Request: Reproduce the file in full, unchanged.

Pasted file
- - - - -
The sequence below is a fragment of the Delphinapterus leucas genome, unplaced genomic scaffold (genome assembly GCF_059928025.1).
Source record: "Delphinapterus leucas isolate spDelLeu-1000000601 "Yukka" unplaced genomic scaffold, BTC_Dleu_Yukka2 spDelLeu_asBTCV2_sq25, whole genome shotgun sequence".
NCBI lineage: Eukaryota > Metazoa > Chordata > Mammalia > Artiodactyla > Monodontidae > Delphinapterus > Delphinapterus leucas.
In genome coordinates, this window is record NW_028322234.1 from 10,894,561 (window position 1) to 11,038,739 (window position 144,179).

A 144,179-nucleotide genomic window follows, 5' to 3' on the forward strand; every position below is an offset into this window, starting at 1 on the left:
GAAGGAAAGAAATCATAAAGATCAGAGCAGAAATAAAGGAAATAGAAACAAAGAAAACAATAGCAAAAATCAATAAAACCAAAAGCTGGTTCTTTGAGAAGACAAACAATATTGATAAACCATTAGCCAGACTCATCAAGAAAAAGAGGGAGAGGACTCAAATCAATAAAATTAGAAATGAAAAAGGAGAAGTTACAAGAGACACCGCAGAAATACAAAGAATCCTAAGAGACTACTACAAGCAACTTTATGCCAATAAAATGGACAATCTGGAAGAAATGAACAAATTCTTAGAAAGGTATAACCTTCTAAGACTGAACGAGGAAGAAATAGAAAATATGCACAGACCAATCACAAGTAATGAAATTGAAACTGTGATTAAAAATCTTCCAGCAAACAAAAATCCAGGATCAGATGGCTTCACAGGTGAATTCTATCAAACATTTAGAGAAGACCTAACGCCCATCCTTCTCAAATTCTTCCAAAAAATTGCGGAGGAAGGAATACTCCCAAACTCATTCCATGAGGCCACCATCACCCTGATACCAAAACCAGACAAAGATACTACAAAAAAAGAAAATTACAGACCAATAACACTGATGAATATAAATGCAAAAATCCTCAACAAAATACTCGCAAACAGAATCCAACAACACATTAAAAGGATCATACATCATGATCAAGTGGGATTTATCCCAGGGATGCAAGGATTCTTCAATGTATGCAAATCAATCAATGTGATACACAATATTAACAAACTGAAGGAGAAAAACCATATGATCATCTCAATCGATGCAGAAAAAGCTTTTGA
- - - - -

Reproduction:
The sequence below is a fragment of the Delphinapterus leucas genome, unplaced genomic scaffold (genome assembly GCF_059928025.1).
Source record: "Delphinapterus leucas isolate spDelLeu-1000000601 "Yukka" unplaced genomic scaffold, BTC_Dleu_Yukka2 spDelLeu_asBTCV2_sq25, whole genome shotgun sequence".
NCBI lineage: Eukaryota > Metazoa > Chordata > Mammalia > Artiodactyla > Monodontidae > Delphinapterus > Delphinapterus leucas.
In genome coordinates, this window is record NW_028322234.1 from 10,894,561 (window position 1) to 11,038,739 (window position 144,179).

A 144,179-nucleotide genomic window follows, 5' to 3' on the forward strand; every position below is an offset into this window, starting at 1 on the left:
GAAGGAAAGAAATCATAAAGATCAGAGCAGAAATAAAGGAAATAGAAACAAAGAAAACAATAGCAAAAATCAATAAAACCAAAAGCTGGTTCTTTGAGAAGACAAACAATATTGATAAACCATTAGCCAGACTCATCAAGAAAAAGAGGGAGAGGACTCAAATCAATAAAATTAGAAATGAAAAAGGAGAAGTTACAAGAGACACCGCAGAAATACAAAGAATCCTAAGAGACTACTACAAGCAACTTTATGCCAATAAAATGGACAATCTGGAAGAAATGAACAAATTCTTAGAAAGGTATAACCTTCTAAGACTGAACGAGGAAGAAATAGAAAATATGCACAGACCAATCACAAGTAATGAAATTGAAACTGTGATTAAAAATCTTCCAGCAAACAAAAATCCAGGATCAGATGGCTTCACAGGTGAATTCTATCAAACATTTAGAGAAGACCTAACGCCCATCCTTCTCAAATTCTTCCAAAAAATTGCGGAGGAAGGAATACTCCCAAACTCATTCCATGAGGCCACCATCACCCTGATACCAAAACCAGACAAAGATACTACAAAAAAAGAAAATTACAGACCAATAACACTGATGAATATAAATGCAAAAATCCTCAACAAAATACTCGCAAACAGAATCCAACAACACATTAAAAGGATCATACATCATGATCAAGTGGGATTTATCCCAGGGATGCAAGGATTCTTCAATGTATGCAAATCAATCAATGTGATACACAATATTAACAAACTGAAGGAGAAAAACCATATGATCATCTCAATCGATGCAGAAAAAGCTTTTGA